“That’s one of the first songs my parents taught me,” he said, “and it was one of the first songs where I became conscious of where to place harmony parts. ”

Helm started listening and absorbing roots music as a country boy born in Elaine, Ark., a tiny community southeast of Little Rock. He spoke fondly of “singings” at church while he was grade-school age.

“They used to have a wonderful thing called an all-day singing with dinner on the ground,” he said. “Everybody would make picnic baskets and bring them to the church. They’d get out a big meal at dinner time. They’d lay out bed sheets and put the food out … all lined up, a row of bed sheets and a big tub of lemon-aide down at the end. It was great.”

Helm’s rambles are similar to those good times, he said, in a spiritual sense.

“You know, music is supposed to have that kind of effect,” he said. “It’s supposed to take you out of these troubles and misfortunate times.”

Helm said he has been wanting to do a Gospel Sunday event at one of his rambles, and in March that is scheduled to happen. The Ulster County Community Outreach Choir, with The Rev. Dennis Washington, will take part.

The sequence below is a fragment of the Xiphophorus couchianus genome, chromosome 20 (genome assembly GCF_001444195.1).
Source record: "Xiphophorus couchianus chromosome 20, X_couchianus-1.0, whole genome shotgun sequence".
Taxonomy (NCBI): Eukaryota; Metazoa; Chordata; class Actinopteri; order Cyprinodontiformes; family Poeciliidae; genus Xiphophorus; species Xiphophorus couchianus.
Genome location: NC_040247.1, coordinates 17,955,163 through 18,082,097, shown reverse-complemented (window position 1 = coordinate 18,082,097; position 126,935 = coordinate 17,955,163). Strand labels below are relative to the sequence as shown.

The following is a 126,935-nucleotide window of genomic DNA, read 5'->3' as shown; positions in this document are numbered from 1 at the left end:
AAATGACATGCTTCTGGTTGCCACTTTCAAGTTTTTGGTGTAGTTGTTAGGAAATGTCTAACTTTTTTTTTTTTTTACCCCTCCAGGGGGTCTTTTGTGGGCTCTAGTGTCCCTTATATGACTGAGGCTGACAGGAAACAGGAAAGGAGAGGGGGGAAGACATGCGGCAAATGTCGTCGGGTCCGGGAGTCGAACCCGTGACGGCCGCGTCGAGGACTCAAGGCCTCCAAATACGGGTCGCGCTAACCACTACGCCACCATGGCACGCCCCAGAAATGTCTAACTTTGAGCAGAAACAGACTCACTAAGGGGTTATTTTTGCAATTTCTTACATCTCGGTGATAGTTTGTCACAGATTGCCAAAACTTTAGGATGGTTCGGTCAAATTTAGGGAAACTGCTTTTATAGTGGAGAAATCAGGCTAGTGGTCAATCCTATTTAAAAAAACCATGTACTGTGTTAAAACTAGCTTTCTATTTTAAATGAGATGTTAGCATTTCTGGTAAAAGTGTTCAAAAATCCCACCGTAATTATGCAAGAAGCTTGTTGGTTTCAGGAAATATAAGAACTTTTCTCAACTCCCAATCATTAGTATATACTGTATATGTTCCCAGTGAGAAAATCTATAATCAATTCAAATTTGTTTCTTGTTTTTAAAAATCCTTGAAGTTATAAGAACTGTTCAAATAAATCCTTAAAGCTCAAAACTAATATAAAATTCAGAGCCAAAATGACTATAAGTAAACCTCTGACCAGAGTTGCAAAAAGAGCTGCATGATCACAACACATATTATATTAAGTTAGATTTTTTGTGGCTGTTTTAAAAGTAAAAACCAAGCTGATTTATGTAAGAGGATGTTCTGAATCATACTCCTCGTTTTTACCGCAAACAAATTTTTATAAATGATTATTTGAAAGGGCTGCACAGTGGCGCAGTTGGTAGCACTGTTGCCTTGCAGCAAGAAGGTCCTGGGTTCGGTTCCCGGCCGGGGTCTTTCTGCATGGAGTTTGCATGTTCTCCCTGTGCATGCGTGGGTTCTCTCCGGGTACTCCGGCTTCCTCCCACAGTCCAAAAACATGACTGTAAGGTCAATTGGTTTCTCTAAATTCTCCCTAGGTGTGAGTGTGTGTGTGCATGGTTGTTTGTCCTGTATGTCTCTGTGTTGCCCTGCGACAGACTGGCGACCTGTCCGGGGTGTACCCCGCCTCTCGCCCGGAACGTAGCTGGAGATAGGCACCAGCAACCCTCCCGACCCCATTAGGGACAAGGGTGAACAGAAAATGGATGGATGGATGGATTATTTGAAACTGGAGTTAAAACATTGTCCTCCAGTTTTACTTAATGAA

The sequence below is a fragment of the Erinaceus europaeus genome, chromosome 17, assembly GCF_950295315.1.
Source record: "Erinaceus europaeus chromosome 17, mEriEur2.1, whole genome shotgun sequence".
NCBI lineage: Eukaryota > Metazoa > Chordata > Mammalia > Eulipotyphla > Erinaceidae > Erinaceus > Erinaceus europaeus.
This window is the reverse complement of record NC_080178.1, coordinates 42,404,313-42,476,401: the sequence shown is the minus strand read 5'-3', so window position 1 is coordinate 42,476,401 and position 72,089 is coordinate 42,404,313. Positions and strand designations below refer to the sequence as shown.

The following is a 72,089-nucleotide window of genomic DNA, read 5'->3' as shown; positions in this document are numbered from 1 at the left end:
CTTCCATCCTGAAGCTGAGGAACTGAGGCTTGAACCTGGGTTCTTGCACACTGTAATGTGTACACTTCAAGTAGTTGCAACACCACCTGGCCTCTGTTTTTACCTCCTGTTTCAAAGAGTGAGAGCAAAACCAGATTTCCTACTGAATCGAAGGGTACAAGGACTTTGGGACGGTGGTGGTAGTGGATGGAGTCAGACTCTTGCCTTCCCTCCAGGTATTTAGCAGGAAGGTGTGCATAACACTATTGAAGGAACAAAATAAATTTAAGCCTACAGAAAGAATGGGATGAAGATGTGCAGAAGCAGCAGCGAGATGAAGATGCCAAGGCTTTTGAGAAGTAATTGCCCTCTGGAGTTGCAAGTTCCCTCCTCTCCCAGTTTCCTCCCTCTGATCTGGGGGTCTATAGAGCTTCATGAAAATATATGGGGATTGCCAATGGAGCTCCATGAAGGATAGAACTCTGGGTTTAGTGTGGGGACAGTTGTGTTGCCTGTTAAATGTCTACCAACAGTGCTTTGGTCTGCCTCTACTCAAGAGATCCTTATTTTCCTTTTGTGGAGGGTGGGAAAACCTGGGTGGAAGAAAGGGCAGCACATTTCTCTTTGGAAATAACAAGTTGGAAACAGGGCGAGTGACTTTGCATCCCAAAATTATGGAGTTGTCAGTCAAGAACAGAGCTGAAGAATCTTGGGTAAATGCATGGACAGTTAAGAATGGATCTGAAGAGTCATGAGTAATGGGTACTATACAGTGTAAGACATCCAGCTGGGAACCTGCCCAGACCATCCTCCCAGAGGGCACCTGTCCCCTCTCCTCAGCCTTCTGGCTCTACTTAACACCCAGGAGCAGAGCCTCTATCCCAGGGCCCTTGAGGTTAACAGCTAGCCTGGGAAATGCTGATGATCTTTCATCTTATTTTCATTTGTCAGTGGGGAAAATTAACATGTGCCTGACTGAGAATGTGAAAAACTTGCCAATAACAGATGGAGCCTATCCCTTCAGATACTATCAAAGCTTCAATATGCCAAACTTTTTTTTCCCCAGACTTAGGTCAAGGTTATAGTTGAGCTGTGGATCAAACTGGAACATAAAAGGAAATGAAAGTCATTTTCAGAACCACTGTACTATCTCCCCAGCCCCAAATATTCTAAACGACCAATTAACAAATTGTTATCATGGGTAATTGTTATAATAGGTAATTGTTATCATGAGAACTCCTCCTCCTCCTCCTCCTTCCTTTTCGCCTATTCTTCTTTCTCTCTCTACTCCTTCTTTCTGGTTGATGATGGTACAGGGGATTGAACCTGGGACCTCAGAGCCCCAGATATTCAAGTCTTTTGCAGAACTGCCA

As for the future?

“We’re gonna try to keep on truck’n,'” Helm said, largely his attitude even before challenges like cancer. He hasn’t made a lot of life changes since the diagnosis, he said, but there are some.

“I don’t want to waste a lot of time,” he said. “I’m more conscious of that. I enjoy playing a lot more than I did, because I had it taken away from me for awhile. But I think my attitude is just mainly to let the professionals call the shots, and try and work my program. By giving it your all, they do the same thing.”

For now, Helm plans to concentrate on promoting “Dirt Farmer” through concerts and shows. Also, he, his daughter, Campbell, Williams and Davis want to do some recording. Friends from Ireland will be stopping by to work on an album as well. A group from Findland already has come and gone.

“They like that rustic sound we’ve got,” Helm said, with the hint of a chuckle.